However, LGfL (with Virgin Media and Atomwide) are doing a super job of providing broadband+services for schools in London and it was certainly interesting to hear more about that.
And I got a free mug.
Here’s some of the other things I heard today…
Best Value Technology
Helpful insights from Paul Shoesmith on how to make the most of your money and ICT resources in schools. Some of his suggestions:
- Use what’s in your cupboards already. That USB webcam could also make a cheap visualiser!
- Think about your total cost of ownership before buying. Cheaper upfront may not be in the long term, i.e. cheaper printer but expensive toner.
- Paper. Huge amounts of money is wasted on printing that is unnecessary. In what ways could schools go paperless and save money?
‘Leading Creatively Costs Nothing’
The CEO of the Pearson Group came and talked about the importance of creativity. It was quite inspiring really, although trickier to put into practice due to the limitations and structures of our current schooling system. I loved her accounts of how six-year-olds might finish well-known sayings. For example: Strike while the…bug’s near. Don’t bite the hand…that’s dirty. A penny saved…is not much.
Anyway. Stuck for creativity? Go for a walk. Put things aside. Make links between unlikely concepts. Ask “What can go right?” when calculating risks.
LGfL Content Highlights
Showcasing new content on LGfL, such as Royal Mews and Romans in London. Not bad!
E-safety 360 Scheme
Ken Corish from South West Grid for Learning talked about a school self-assessment for e-safety called 360 degree safe. It seems pretty thorough and can result in an official ‘E-safety Mark’ for your school as well.
This was quite interesting, with lots of information about where Fronter is headed. They seem to be making it more attractive to look at and easier to use. Good news indeed!
More to follow…
On this remarkably sunny and pleasant morning I travelled to the Mermaid conference centre near Blackfriars station for the LGfL Schools Conference. It’s been interesting so far, and I’ll try and post throughout the day.
After some refreshments in a bar areas overlooking the Thames, the conference kicked off with a welcome from Brian Durrant, the CEO of LGfL. He’s a good guy, and was helpful when I had to email him to try and sort out our LGfL 2.0 fiasco. There was then a brief video welcome from Sir Richard Branson himself, as Virgin Media now provide all of the broadband for schools across London.
Niel McLean was the first keynote speaker proper, talking about ‘What next for online education’. Niel helped put together the original ICT curriculum in the UK and had lots of interesting things to say. I was particularly struck by his thoughts on the 5 basic competences in ICT (awareness, user, maker, evaluator, holistic) and we hopefully will be using them to think about reshaping our ICT curriculum over the next term. He also talked about the way that technology gets adopted in schools and that it has to reach a certain point for it to begin to give a return on the financial investment. For technology to really make a difference, the whole system needs to be redesigned in order to enable really innovate use of ICT.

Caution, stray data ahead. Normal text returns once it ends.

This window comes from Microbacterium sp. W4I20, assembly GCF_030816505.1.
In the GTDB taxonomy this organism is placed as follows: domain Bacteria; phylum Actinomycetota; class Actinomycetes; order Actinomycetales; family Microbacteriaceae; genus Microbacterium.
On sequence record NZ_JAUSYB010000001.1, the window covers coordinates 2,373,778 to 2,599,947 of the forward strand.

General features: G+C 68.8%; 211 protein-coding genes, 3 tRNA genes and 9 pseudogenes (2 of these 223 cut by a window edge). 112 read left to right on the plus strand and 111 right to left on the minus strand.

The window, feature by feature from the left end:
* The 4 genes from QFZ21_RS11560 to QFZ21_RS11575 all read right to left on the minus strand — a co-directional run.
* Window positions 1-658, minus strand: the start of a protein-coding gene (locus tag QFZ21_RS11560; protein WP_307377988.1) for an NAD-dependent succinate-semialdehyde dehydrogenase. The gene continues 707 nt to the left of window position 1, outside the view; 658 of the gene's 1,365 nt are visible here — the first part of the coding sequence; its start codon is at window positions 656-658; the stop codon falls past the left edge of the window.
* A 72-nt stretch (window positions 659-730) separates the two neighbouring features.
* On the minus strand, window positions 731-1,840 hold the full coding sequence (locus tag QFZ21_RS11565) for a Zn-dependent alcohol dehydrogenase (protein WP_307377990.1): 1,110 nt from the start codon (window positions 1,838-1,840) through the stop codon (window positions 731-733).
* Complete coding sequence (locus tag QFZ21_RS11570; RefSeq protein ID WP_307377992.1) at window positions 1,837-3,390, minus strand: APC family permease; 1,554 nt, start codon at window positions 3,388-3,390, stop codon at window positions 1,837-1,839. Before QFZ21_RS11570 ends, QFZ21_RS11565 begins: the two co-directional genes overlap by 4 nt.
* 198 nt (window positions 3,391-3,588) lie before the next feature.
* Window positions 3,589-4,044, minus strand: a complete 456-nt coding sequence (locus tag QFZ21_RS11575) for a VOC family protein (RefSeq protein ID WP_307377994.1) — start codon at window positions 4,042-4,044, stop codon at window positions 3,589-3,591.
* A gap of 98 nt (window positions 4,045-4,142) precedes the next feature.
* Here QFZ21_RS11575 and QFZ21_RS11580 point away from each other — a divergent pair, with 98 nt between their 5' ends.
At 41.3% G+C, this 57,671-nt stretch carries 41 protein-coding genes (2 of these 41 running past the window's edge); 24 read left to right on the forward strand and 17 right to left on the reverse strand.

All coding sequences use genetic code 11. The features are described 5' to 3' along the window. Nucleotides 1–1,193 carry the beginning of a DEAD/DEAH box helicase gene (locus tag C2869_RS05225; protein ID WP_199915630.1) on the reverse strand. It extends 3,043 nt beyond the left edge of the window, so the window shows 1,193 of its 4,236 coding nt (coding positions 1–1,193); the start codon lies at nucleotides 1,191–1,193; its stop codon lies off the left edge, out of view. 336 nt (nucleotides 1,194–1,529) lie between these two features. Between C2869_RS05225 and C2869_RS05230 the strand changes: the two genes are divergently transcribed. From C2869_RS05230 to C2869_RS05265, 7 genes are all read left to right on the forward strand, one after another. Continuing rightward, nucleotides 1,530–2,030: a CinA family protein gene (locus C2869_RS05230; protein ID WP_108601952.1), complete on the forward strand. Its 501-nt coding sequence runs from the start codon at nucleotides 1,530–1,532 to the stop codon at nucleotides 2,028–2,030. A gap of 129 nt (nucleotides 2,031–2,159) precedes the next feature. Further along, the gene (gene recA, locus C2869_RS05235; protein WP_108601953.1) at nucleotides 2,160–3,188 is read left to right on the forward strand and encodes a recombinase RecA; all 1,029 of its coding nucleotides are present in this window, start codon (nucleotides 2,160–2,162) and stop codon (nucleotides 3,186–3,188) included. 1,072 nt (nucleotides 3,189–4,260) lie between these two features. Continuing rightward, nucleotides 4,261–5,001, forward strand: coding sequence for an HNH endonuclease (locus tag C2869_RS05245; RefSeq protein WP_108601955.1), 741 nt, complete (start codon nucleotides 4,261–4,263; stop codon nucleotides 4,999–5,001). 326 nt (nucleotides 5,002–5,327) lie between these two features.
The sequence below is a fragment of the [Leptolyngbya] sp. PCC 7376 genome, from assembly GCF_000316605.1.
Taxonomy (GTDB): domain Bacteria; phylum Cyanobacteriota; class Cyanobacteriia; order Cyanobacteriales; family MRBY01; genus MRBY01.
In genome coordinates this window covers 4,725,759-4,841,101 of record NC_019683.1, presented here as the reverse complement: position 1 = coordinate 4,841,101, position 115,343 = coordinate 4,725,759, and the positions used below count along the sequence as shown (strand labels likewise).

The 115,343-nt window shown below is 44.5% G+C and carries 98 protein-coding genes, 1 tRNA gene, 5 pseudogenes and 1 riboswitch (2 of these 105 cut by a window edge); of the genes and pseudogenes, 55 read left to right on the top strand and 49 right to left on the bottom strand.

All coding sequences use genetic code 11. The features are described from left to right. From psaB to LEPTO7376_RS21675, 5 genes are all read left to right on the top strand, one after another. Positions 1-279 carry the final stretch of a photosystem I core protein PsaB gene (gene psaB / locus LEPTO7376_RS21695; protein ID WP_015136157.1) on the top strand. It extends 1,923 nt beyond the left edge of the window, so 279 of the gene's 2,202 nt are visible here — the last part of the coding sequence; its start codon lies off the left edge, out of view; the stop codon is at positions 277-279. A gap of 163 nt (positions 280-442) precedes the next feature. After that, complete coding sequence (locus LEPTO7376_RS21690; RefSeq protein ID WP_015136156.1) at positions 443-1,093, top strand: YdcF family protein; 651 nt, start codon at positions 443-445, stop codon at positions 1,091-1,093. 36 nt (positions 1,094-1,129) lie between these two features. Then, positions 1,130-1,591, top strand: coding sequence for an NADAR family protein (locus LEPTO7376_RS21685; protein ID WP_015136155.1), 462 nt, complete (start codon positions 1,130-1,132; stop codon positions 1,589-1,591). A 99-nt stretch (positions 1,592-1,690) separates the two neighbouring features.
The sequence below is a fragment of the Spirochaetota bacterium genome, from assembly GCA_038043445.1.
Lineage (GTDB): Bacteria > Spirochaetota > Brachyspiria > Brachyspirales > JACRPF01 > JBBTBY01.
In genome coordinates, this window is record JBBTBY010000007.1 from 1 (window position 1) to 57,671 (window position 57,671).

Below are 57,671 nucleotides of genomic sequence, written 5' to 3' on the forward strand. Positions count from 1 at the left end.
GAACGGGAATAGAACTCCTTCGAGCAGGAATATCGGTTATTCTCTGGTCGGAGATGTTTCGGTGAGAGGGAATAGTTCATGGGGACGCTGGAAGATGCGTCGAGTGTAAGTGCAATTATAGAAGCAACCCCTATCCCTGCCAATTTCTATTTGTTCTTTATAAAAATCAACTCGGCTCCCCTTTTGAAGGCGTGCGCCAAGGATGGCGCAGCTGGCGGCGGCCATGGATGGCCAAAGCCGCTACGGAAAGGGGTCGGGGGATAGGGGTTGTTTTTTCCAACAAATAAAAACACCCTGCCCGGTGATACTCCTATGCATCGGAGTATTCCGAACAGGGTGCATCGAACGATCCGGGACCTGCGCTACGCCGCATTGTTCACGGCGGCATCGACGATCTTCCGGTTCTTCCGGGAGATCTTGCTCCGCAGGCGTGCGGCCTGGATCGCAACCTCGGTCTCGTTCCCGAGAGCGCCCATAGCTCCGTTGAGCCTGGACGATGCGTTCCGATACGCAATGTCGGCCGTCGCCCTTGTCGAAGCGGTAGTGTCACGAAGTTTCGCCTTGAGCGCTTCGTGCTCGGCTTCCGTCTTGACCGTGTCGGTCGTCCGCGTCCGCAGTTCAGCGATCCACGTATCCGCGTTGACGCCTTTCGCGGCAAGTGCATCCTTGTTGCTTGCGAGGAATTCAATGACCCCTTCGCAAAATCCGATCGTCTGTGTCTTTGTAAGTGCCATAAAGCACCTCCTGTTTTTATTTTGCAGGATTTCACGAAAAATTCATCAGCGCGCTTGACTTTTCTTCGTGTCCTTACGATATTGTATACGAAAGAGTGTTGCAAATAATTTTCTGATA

The first seminar was done by a guy called Mike Briscoe, all about ‘Critical Leadership Decisions’. He outlined 9 different areas that need thinking about (direction, new technologies, future living, e-safety, teaching & learning, value for money, data, provision, beyond school) and posed us lots of questions. One thing I found fascinating was the off-the-cuff comment that most schools are now considering deploying iPads/tablet computers. This is pretty mind-blowing, considering that the iPad was only released a mere 2 years ago. The question is, what are the impacts for teaching & learning for things like iPads (apart from motivation)? Hmm…
Anyway, best listen to the seminar I’m in about ‘Best Value Technology’…
It’s the LGfL conference on Monday, somewhere in central London. I’ve never been before but I hope it’s going to be a useful time, hearing where things are going for the whole London network. There’s even going to be a video presentation from Sir Richard Branson himself, as Virgin Media now provide the infrastructure for the new LGfL 2.0 connection.
One seminar I’m particularly interested in is about ‘Best Value Technology’. I’m pretty sure they won’t be saying to go out and kit your school out with Macs (much as I would recommend it!). But I wonder it they will mention the price-disruptive iPad (no doubt they won’t, to avoid being too ‘Apple-focused’). One would be hard-pressed to find a £270 laptop that is worth even turning on, let alone one that is pushing the boundaries of technology.